A Treatise on the Æsthetic of Efforte

TreatiseScreenshotThis composition was invited for a compilation CD on the theme of steampunk, an art movement celebrating the ingenuity, effort, and danger of technology of the industrial revolution. In “A Treatise on the Æsthetic of Efforte,” I perform what is called live coding, creating music by programming computer code live during performance. The software controls a computer-controllable acoustic piano (like the Yamaha Disklavier). I built a special software environment for this piece that makes the piano “breath-powered” in a way: I blow into a microphone making one of seven types of wind noise (e.g., “tss,” “shh,” “hww,” etc.), filling one of seven virtual bellows that correspond to the loudness of notes played by the piano in one of seven pitch ranges. In other words, I need to blow with a “tss” sound to make the piano play in its top octave, and the notes played in that range will grow softer as the bellows empties, until I fill it again with my sound. The software also makes clicking and ratcheting sounds as I move and click the mouse and type. These sounds and the sounds of my blowing into the microphone are played through a speaker under the piano so that all sounds involved in making the music are heard as one with the musical result.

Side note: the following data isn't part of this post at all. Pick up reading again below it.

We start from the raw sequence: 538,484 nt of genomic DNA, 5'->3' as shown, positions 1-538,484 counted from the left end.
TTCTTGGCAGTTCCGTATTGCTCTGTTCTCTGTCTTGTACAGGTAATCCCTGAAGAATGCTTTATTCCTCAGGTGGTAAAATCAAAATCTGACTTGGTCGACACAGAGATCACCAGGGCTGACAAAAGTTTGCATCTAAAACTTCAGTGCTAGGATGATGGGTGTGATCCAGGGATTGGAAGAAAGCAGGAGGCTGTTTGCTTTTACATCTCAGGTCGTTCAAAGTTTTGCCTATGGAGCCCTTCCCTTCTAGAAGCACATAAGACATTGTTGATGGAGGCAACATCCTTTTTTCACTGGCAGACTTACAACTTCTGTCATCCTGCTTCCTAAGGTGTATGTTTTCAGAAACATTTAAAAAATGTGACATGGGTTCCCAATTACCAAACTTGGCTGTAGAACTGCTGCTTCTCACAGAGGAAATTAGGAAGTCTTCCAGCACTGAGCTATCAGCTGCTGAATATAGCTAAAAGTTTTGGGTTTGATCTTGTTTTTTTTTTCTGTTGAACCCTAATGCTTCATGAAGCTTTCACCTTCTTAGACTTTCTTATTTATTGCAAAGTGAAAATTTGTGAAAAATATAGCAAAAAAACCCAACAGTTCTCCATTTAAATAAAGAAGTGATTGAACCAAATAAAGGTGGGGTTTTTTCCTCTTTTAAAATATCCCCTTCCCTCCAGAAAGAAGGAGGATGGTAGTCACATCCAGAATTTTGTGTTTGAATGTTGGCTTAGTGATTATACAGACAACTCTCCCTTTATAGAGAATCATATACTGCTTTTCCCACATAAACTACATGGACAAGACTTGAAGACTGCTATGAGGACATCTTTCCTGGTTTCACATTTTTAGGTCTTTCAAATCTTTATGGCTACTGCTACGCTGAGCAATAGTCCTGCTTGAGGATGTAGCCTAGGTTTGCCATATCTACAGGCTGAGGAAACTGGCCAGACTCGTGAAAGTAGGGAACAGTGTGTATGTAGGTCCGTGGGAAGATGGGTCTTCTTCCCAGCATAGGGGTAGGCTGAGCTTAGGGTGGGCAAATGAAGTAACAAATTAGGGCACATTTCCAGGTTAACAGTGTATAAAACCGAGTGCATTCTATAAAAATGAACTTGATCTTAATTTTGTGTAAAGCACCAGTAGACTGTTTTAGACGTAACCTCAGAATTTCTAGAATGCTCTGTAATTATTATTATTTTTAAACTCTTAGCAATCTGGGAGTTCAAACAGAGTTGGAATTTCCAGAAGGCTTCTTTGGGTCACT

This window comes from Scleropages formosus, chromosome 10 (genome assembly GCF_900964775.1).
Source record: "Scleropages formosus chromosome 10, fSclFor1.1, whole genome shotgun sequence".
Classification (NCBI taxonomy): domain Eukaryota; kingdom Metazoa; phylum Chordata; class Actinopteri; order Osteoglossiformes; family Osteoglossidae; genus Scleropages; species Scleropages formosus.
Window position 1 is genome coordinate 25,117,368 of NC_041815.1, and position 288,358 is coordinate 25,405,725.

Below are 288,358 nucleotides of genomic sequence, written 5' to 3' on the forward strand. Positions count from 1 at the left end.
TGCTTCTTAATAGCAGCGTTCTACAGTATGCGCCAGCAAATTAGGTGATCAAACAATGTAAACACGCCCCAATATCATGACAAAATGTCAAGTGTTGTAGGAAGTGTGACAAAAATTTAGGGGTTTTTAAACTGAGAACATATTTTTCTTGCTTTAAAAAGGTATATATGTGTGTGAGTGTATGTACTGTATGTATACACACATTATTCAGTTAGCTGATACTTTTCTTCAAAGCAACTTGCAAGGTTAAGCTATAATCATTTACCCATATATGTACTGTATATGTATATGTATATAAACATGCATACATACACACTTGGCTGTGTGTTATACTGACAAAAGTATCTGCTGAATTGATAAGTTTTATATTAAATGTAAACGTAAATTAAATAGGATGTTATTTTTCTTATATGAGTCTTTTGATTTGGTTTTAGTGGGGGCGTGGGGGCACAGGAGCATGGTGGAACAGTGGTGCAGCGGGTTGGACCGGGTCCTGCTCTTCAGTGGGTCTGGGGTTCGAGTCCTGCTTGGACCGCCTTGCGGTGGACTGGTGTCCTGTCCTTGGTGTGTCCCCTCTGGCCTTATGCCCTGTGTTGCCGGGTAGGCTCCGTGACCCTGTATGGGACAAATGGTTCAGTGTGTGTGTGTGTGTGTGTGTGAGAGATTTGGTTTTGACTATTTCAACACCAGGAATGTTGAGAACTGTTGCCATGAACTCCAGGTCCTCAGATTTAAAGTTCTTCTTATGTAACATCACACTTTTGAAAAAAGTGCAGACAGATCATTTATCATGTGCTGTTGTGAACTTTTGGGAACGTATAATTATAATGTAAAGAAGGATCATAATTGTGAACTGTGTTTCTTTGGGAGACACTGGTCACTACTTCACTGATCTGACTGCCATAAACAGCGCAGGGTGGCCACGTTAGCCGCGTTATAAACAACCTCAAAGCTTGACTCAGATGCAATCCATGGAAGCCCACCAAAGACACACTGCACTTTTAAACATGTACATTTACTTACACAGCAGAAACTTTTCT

In this way, the work re-imagines the present as one that preserved an appreciation for performer effort that was embedded in operating nineteenth century machinery. Even though these inventions gave mankind new abilities, they required great risk for physical harm and were complex to operate, given so many cranks, levers, etc. to accomplish one task. This lies in contrast to our modern experience of accomplishing amazing feats by tapping screens on pocket-sized, wireless “black boxes” that reveal none of their workings.

The composition consists completely of computer software. In the first image of the software that follows, the basic framework for performance is in the upper left corner, featuring a visual display of the seven virtual bellows. Red object boxes in the rest of the window are pre-made inputs to the piano-controlling software, telling it what notes to play and how loud (to be mediated by the virtual bellows). All other code was created live during a performance to structure the notes that to be played.

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